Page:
U.S., Airlines Seek to Block Strike

The Justice Department and more than 20 airlines asked a judge Wednesday to block a flight attendants' strike at Northwest Airlines Corp., saying a work stoppage would disrupt transportation and hurt the economy.

The companies and the government filed court papers backing Northwest's appeal of Bankruptcy Judge Allan Gropper's refusal to stop a strike. A walkout could cause the company's liquidation and the loss of 34,000 jobs, Northwest has said.

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"It is beyond doubt that a labor strike by the flight attendants of Northwest Airlines would cause serious disruptions not only to Northwest's operations but to the air transportation system generally," the government said in a filing in U.S. District Court in New York.

U.S. District Judge Victor Marrero is scheduled to consider the appeal at a hearing Friday, hours before the union says it will begin scattered work stoppages.

The union said Wednesday that it had sent home contract negotiators and that talks were unlikely ahead of a Friday strike deadline.

The airlines said Gropper should have blocked the strike because Eagan, Minn.-based Northwest and the Assn. of Flight Attendants-CWA, the union for the airline's 9,300 flight attendants, were in mediation sessions with the National Mediation Board.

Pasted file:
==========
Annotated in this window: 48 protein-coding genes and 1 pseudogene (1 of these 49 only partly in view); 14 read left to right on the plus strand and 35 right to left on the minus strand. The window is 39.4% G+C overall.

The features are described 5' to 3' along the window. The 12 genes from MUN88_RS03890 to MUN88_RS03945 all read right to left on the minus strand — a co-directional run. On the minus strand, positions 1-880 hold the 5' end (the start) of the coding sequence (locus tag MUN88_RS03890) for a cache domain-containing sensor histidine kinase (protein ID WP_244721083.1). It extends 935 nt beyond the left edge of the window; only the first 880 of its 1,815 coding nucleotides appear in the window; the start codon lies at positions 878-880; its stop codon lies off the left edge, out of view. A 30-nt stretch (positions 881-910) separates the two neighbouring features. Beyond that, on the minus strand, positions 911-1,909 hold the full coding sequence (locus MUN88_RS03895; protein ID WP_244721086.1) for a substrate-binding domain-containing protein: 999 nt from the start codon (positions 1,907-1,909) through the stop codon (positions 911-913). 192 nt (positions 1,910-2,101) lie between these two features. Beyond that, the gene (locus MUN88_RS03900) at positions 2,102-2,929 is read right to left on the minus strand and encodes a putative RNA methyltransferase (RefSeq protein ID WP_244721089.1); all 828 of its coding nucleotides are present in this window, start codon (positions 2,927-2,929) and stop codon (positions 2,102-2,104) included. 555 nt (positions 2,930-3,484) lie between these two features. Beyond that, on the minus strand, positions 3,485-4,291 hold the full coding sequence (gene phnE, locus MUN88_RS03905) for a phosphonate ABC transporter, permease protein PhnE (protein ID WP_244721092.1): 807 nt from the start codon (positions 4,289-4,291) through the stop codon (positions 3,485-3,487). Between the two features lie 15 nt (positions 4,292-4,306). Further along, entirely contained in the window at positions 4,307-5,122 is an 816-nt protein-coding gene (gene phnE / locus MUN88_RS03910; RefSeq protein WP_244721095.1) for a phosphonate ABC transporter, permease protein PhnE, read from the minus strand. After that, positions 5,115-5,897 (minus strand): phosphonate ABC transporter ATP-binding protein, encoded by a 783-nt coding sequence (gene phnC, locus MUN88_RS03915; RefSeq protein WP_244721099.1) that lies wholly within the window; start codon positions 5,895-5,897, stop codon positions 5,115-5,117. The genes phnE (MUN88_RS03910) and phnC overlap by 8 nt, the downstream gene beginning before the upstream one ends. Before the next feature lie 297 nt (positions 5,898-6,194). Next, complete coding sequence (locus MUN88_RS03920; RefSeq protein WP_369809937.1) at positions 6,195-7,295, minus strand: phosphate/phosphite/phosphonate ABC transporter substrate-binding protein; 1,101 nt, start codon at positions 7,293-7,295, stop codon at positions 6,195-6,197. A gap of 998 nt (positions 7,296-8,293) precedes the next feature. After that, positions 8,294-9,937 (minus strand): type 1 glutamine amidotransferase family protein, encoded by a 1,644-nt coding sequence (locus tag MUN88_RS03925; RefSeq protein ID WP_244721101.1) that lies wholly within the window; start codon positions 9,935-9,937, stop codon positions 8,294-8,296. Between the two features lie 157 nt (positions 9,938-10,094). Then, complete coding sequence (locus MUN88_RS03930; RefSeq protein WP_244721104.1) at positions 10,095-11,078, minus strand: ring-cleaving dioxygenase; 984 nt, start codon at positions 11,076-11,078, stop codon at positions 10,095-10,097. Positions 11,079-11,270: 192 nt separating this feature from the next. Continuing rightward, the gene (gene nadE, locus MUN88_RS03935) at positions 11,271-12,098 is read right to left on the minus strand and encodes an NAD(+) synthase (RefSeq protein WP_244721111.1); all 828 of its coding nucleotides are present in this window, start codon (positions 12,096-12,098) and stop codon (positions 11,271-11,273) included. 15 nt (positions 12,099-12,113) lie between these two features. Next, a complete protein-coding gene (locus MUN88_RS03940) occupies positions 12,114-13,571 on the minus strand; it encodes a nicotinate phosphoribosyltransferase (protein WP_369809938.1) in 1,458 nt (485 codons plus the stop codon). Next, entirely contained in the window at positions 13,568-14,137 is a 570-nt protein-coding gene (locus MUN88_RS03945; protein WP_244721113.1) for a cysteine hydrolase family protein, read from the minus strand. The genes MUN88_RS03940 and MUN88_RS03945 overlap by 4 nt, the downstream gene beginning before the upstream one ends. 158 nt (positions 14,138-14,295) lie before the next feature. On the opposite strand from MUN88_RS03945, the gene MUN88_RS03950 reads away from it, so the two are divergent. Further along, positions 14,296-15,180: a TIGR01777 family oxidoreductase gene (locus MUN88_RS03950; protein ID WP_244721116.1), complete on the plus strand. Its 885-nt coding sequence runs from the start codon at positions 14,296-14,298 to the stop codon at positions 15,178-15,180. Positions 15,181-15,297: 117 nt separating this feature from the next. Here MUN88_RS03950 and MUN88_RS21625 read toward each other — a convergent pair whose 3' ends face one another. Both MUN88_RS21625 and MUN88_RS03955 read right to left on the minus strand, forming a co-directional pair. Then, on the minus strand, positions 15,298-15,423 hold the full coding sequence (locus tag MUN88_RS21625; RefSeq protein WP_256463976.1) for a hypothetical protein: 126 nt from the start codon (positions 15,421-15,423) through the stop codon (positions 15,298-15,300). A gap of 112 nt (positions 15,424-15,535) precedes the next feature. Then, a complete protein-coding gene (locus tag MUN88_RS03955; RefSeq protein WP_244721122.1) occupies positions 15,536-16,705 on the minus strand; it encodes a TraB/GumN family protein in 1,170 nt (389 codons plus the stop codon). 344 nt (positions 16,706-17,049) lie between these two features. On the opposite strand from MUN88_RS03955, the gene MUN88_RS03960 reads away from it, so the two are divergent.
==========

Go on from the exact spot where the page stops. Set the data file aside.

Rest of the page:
Gropper's "decision is grievously mistaken and its reach will have unprecedented and potentially disastrous consequences" for all airlines and the economy, the Air Transport Assn. of America and the Airline Industrial Relations Conference said in a filing. The groups represent more than 20 U.S. airlines.

The government and the airlines said the Railway Labor Act, a federal law governing labor relations in the airline and railroad industries, requires a release from the mediation process before a strike.

"Judge Gropper ruled very clearly that we have the right to strike," said David Borer, a lawyer representing the union. "We expect the same result Friday."

The union has said it will strike since Gropper in July authorized Northwest to impose $195 million in annual pay and benefit cuts as part of a plan to shave $1.4 billion in labor expenses.

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